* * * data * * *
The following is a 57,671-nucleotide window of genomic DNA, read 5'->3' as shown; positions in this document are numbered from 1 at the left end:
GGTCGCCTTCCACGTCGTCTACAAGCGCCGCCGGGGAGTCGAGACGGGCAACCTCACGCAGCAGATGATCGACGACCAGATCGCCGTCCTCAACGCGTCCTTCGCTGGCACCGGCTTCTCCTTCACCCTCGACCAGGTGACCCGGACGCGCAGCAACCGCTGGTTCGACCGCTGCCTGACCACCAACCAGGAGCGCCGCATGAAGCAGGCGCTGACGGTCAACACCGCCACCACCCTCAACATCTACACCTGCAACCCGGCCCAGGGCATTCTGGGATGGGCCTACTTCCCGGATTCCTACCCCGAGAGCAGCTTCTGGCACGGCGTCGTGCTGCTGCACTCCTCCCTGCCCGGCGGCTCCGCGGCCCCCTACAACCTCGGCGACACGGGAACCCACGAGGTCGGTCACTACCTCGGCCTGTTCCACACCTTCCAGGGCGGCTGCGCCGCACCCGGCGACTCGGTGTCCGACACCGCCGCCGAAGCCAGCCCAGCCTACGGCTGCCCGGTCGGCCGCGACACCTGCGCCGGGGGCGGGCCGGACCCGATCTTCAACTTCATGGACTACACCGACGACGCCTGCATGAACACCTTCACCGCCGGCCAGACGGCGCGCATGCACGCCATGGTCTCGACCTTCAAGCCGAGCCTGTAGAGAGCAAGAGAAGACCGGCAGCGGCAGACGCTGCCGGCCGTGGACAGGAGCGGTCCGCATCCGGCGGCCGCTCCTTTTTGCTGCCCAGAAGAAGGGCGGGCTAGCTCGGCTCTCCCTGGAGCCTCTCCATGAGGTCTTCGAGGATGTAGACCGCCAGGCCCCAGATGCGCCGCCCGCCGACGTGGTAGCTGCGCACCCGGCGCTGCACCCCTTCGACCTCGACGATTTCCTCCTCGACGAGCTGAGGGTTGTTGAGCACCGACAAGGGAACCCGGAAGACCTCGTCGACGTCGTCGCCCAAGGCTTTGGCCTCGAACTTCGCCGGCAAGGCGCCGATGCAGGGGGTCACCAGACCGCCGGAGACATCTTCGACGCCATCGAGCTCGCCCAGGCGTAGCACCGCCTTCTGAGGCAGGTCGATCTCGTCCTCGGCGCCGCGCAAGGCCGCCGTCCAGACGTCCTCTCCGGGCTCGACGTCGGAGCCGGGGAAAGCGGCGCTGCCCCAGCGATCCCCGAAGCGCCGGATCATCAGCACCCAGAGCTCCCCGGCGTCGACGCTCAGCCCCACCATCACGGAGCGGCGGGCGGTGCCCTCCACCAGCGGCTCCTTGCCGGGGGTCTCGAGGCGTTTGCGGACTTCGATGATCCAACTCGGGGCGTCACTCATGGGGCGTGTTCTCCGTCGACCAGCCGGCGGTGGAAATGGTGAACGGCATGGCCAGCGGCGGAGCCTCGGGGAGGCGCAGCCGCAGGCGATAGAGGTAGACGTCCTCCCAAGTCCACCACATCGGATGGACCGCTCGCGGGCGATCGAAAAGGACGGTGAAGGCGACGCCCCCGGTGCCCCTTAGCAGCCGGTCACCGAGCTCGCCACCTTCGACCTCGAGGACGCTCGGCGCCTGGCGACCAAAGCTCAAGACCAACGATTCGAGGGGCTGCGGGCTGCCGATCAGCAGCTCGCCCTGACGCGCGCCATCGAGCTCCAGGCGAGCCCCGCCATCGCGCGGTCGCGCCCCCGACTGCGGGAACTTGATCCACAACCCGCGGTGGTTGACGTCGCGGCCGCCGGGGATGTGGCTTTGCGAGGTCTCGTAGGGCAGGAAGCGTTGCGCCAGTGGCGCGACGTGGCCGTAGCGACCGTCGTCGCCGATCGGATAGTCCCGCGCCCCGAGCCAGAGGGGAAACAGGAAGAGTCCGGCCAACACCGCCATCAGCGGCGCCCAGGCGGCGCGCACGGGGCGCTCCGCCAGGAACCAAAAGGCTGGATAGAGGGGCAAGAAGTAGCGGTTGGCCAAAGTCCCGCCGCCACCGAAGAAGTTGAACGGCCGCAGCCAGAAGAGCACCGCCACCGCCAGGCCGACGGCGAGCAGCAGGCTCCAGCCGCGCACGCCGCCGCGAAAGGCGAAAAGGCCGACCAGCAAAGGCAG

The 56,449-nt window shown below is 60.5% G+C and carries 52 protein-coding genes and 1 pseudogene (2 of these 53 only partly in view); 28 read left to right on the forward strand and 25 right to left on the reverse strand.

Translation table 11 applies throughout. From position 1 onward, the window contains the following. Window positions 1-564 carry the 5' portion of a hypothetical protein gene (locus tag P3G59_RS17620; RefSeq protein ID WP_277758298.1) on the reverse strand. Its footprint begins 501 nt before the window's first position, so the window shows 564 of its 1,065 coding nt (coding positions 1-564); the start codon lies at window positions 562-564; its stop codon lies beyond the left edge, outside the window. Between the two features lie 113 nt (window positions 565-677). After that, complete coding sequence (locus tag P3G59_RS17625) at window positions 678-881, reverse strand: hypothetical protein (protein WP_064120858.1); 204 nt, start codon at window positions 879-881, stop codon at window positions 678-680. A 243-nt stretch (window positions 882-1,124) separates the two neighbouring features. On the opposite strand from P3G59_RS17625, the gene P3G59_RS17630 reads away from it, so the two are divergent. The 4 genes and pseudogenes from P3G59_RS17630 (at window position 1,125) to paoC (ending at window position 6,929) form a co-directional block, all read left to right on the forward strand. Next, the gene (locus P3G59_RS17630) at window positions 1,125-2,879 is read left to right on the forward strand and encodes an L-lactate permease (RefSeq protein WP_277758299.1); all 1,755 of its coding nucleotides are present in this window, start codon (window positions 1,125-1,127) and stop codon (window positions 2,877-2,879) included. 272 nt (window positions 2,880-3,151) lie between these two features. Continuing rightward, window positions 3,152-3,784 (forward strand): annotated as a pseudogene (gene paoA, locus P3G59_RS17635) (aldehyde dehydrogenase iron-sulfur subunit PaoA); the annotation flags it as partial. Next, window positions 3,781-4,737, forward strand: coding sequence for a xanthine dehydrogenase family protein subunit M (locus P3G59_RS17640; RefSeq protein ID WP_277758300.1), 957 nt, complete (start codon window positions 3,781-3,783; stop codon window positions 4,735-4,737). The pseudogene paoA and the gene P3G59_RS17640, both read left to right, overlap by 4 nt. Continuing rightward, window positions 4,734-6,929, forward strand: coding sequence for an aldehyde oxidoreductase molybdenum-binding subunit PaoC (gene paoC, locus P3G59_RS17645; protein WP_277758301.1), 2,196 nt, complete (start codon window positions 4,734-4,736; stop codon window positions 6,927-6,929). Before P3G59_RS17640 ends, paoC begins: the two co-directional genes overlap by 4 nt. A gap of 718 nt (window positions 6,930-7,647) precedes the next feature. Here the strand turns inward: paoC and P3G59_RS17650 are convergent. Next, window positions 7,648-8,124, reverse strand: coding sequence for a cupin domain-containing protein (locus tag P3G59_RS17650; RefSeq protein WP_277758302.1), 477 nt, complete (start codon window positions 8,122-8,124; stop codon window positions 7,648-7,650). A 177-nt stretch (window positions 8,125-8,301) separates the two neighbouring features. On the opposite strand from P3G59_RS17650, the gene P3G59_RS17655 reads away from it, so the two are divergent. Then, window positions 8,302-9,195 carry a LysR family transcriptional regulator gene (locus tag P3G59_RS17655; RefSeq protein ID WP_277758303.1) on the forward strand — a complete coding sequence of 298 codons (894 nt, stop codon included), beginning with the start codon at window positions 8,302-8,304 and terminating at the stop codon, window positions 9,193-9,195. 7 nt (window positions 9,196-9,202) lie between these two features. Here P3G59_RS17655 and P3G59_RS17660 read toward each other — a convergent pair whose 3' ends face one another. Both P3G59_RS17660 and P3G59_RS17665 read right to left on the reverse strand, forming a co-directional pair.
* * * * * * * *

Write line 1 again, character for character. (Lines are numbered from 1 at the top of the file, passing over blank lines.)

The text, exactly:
The following is a 57,671-nucleotide window of genomic DNA, read 5'->3' as shown; positions in this document are numbered from 1 at the left end: